That bit is missing, honest-to-goodness analysis, criticism, hot-takes from The People™. It appears, through the episode, that “surf fans” are pure, spooning down the storylines churned out by our World Surf League, which seems a miss.
A small complaint, though, especially when episode two flips to episode three and Jay “Bottle” Thompson reveals the origins of his nickname.
Eight hours of non-elimination surfing in big, wonky waves.
It took an age for this competition to start. Five straight lay-days can certainly take the wind out of your sails.
But when it did we were ushered in with a familiar script, swell on tap, vineyards, great local foods, arresting nature – visually, spiritually, sexually even…
And don’t forget all manner of creatures trotting, swimming and swooping two-by-two through wide expansive landscapes.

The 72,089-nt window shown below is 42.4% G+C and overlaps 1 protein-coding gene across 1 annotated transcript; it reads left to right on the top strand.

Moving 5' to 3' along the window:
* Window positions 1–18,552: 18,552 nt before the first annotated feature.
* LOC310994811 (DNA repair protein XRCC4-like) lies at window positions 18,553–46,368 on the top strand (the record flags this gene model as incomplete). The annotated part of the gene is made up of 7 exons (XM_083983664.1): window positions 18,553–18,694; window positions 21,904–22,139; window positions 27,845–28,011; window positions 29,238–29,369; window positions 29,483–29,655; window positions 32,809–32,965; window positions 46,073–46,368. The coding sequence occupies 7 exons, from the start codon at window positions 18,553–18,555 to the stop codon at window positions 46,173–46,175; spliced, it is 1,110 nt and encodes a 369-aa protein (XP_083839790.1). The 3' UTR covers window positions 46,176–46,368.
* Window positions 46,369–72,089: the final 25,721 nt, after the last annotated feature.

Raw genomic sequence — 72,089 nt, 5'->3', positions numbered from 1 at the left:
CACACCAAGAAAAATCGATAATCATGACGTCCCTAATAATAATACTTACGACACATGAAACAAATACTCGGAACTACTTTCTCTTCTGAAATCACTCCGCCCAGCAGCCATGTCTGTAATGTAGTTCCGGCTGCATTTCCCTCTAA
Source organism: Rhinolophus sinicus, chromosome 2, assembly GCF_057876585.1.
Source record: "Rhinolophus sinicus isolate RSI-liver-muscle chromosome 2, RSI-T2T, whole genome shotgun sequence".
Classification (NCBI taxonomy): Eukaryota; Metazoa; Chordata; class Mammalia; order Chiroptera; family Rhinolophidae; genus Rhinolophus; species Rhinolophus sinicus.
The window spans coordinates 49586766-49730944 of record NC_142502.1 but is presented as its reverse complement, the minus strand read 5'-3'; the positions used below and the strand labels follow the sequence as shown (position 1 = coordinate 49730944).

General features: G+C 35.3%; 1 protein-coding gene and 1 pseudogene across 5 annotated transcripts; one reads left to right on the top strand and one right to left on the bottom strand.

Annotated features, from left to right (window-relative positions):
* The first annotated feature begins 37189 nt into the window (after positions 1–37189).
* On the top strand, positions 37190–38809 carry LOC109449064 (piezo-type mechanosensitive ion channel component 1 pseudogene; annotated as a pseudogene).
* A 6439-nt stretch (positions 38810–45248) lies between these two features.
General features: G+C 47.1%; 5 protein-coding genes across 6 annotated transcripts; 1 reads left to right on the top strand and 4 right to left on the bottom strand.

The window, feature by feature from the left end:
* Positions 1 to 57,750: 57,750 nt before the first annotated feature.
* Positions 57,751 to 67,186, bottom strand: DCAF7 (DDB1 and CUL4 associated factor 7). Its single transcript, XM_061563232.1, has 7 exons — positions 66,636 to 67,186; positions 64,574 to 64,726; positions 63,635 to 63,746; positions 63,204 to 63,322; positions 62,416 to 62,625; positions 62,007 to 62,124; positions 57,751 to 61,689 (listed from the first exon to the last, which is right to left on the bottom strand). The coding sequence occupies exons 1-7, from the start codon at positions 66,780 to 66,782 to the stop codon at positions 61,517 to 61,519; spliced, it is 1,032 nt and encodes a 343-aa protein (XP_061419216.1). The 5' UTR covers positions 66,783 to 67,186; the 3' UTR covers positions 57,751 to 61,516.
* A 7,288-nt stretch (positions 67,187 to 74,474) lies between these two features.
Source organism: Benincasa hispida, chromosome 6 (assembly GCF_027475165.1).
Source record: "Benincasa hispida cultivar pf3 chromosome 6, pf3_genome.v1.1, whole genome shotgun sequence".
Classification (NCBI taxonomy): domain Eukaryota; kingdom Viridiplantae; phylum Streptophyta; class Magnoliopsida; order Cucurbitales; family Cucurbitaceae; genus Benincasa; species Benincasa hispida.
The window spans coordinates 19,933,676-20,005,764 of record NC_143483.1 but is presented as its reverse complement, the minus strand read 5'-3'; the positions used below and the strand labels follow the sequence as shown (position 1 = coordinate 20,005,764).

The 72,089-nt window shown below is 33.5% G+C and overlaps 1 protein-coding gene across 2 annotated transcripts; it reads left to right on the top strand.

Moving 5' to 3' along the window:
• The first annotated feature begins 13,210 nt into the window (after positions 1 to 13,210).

Western Australia is paradise, don’t you know.
Part surf competition, part government-funded tourist drive, same as it ever was.
The waves showed up, not perfect in shape, but more than sufficient in size.
Not all competitors wanted to surf, according to Richie Lovett. They’d been making their voices heard about the suitability of conditions, some clearly preferring to wait for a little less size, a little more form.
You have to shake off that negative mindset, said Richie. If you’re surfing, you’re surfing. If you paddle out in the wrong frame of mind you will surely lose.
He was dead right, of course.
Pondering this, I realised it’s exactly the sort of information that could help someone make a lot of money betting on surfing. If you had a sense of someone’s mind in these pre-heat moments, you might have a sense of their performance to come.
I like these feisty new voices, whoever they are, and you can’t blame them for seeking the best canvas on which to perform their dubious art.
Personally I enjoy the heats when the waves are less than perfect. Seeing the best cope with challenge is illuminating, at least from a very niche and arguably masochistic perspective.